What We’re Reading

November 22, 2017

Every few weeks, GC picks out a selection of articles that are relevant to our work and to the civics education space as a whole. We at GC love to expand our learning in every aspect of what we do, and we hope you enjoy our selections!

Think Students Won’t Consider Opposite Political Views? Here’s How 2 Universities Got Them to Try. Chronicle of Higher Education.
The article reports on work by Cairn University and the University of Pennsylvania to bring together students with diverse political viewpoints for discussions about issues on which they disagree. This work embodies one of the actions in GC’s Beyond the Ballot Toolkit: Engage in conversations with people who disagree with you.

Science’s Next Frontier? It’s Civic Engagement. Discover Magazine.
Recent surveys have identified a rapid decline in knowledge about and sympathy for scientists and scientific institutions. This has led the scientific community to realize an urgent need to reintroduce science to the public as a trusted, non-partisan civic actor, a collaborator that can help communities address their problems, and partners in a dialogue where each party brings its unique lived experiences to the table. This article discusses new efforts that are underway.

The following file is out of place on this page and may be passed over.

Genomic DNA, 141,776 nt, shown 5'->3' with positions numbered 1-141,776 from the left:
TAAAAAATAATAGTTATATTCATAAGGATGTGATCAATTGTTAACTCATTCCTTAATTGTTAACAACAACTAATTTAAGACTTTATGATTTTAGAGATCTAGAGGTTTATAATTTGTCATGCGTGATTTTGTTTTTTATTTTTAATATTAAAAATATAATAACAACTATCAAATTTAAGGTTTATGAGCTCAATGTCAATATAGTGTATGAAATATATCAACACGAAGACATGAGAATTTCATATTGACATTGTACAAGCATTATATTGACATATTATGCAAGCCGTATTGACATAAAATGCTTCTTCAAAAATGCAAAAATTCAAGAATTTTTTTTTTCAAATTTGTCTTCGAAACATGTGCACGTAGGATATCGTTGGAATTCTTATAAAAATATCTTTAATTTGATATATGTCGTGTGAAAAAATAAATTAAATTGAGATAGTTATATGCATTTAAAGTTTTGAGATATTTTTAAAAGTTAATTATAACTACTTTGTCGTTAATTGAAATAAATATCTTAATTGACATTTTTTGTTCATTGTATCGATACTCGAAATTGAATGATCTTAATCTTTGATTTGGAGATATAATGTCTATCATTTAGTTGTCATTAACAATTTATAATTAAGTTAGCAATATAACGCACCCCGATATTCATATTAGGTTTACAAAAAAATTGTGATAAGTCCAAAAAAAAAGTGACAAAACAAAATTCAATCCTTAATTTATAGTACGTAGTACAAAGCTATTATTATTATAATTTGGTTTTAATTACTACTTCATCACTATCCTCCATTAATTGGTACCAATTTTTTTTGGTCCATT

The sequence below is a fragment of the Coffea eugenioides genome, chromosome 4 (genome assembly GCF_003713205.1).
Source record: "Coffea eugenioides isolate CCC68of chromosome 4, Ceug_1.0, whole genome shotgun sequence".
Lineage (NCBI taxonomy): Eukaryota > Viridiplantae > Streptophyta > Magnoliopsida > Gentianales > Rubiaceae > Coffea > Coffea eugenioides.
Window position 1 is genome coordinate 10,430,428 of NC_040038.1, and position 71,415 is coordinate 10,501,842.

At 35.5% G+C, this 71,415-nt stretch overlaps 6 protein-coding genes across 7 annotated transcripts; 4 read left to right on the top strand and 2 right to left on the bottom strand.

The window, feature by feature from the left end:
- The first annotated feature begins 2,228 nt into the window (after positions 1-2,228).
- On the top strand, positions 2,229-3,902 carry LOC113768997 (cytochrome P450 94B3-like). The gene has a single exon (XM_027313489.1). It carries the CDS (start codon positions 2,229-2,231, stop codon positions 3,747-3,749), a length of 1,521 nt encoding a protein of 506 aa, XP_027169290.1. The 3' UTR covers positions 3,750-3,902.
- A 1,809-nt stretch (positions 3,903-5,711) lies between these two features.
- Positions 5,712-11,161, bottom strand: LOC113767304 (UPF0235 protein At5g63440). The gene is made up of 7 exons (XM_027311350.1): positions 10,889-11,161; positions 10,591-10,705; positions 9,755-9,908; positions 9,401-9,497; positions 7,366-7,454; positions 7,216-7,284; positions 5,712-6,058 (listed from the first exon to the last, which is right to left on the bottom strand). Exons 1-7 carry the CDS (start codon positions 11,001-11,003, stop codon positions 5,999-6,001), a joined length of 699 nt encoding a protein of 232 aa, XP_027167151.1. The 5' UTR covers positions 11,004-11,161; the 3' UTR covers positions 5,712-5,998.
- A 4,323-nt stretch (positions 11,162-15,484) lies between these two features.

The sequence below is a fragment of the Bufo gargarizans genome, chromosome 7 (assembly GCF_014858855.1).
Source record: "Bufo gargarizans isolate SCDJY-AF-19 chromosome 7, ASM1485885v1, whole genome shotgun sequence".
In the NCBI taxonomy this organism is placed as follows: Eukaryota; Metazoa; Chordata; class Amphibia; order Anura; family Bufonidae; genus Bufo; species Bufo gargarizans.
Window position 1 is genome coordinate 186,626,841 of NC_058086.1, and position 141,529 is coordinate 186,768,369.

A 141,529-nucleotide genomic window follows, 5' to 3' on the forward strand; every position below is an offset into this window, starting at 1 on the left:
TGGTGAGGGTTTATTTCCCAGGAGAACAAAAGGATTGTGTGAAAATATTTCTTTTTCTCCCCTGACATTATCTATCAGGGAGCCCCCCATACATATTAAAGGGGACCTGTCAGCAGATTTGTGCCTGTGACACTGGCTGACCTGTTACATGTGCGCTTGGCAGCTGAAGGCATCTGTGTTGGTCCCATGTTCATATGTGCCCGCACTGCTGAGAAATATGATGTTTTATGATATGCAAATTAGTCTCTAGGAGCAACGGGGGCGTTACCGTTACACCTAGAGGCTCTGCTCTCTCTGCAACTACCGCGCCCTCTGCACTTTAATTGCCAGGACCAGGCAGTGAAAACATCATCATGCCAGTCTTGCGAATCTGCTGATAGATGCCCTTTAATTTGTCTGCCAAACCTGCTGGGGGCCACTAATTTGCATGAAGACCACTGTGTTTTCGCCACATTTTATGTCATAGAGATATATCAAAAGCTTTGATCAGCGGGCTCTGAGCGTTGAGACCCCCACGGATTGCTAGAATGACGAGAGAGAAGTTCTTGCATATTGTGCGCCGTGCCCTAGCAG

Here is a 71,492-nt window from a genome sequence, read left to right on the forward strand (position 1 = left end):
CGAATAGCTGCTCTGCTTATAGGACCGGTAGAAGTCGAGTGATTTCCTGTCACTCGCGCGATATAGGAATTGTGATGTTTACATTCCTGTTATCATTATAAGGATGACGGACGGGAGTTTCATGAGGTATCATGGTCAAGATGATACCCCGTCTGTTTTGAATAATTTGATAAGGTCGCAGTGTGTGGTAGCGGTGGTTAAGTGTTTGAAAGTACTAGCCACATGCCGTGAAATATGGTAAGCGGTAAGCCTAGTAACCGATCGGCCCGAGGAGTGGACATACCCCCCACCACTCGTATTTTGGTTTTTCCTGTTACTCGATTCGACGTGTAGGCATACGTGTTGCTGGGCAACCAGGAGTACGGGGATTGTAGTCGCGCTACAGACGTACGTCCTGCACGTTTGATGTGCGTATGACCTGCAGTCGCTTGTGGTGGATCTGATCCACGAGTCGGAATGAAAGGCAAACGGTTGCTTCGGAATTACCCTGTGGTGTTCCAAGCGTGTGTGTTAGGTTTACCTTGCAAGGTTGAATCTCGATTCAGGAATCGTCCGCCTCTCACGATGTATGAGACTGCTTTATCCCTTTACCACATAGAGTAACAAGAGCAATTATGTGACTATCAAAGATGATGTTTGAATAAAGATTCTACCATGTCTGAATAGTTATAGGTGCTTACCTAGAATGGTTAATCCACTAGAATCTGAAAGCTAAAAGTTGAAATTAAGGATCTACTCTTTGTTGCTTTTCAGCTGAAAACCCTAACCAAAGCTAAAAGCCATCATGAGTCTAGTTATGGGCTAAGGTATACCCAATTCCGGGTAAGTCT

Yes, kids need more civics education — but they need to be taught civility at least as much. Washington Post.
In this column, an educator from Tuscon describes her work to create a school climate that fosters civility, and argues that the norms and structures that foster civility are necessary supplements to civics education.

Schools creating new structures to encourage student voice. Education Dive.
This article highlights efforts at several schools to engage students in making decisions about school structures and even curriculum. From collecting student opinion through surveys, to establishing formal “student voice committees,” schools are recognizing the value of students’ input and finding new and effective ways to act on it.

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